It’s hard to talk about schools today without talking about technology. Enthusiasts celebrate the wonders of tablets, virtual schools, and “blended” learning. Skeptics recall a litany of overhyped, underwhelming past efforts.
News accounts whipsaw between breathless tales of digital learning and horrific accounts of troubled virtual schools. Last year, Forbes ran a cover story titled “One Man, One Computer, 10 Million Students: How Khan Academy Is Reinventing Education.” But we’ve been there before, plenty of times. Indeed, in 1922, Thomas Edison proclaimed, “The motion picture is destined to revolutionize our educational system. . . . In a few years it will supplant largely, if not entirely, the use of textbooks.”
Edison’s enthusiasm is a familiar phenomenon. In 1931, U.S. Commissioner of Education William Cooper established a radio section in the U.S. Office of Education. By 1932, nine states were broadcasting regular educational programs and Benjamin Darrow, author of Radio: The Assistant Teacher, touted radio as a “vibrant and challenging textbook of the air.” Similar stories can be told about TV, the desktop computer, laptops, and much else.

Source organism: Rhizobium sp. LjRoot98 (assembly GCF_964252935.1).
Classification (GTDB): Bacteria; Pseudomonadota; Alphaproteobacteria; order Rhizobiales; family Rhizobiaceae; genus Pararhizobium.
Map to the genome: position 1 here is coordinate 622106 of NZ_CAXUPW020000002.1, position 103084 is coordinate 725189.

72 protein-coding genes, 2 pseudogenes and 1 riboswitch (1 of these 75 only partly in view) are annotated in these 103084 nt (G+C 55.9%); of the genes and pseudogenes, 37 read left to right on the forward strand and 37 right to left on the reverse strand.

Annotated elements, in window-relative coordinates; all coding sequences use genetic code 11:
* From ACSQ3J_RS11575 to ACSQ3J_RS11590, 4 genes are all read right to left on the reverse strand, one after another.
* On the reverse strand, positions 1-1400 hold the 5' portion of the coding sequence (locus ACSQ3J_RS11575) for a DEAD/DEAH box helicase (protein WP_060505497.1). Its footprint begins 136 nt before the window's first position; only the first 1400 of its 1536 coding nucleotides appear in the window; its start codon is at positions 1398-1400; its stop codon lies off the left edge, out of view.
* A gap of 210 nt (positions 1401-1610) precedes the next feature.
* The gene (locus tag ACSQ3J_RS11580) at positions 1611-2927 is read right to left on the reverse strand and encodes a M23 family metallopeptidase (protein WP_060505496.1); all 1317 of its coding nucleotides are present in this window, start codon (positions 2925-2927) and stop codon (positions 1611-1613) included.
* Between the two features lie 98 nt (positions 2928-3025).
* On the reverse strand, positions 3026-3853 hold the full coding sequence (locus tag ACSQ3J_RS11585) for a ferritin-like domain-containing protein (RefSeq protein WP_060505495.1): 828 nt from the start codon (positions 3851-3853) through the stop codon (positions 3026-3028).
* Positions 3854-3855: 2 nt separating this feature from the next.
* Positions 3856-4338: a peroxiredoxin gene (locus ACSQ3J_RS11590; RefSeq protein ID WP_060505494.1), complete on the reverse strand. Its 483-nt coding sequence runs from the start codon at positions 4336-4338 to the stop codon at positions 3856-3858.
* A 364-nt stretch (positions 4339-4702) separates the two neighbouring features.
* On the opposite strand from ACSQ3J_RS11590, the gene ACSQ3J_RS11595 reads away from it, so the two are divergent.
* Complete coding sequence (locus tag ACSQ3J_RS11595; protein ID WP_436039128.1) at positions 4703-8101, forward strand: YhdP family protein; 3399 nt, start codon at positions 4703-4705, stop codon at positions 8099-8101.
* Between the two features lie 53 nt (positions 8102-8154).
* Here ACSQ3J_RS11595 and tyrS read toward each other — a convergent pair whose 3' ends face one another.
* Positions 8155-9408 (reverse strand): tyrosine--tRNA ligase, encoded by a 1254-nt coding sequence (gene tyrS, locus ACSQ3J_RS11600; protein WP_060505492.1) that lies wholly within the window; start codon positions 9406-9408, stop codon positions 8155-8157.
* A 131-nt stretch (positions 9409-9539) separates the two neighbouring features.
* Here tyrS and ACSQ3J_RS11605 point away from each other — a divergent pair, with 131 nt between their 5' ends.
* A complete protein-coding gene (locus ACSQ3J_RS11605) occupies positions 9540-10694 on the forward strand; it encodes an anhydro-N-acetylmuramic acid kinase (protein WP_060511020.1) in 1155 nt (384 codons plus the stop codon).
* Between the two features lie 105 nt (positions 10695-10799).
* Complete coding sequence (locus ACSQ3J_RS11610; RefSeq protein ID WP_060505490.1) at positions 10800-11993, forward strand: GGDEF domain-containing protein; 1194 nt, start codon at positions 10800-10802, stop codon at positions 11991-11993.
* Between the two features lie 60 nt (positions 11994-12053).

The book first became available to the masses after the invention of the printing press in the mid 1400s. Previously, teachers and students had relied on painstakingly hand-inscribed parchment. As statistician Nate Silver has observed, “Almost overnight, the cost of producing a book decreased by about three hundred times, so a book that might have cost $20,000 in today’s dollars instead cost $70.” The availability of books skyrocketed.
Educators today have expressed plenty of questions about new technologies, so it’s useful to recall that educators also didn’t exactly welcome the printing press. Schools were predominantly church-run affairs, and religious leaders worried about the lack of moral and interpretive guidance for learners left to their own devices. There were also fears that printed books would be a poor, cheap substitute for the rich experience of reading a scribe-written book. In 1492, abbot Johannes Trithemius fretted about the loss of “devotion to the writing of sacred texts. . . . Printed books will never equal scribed books, especially because the spelling and ornamentation of some printed books is often neglected.”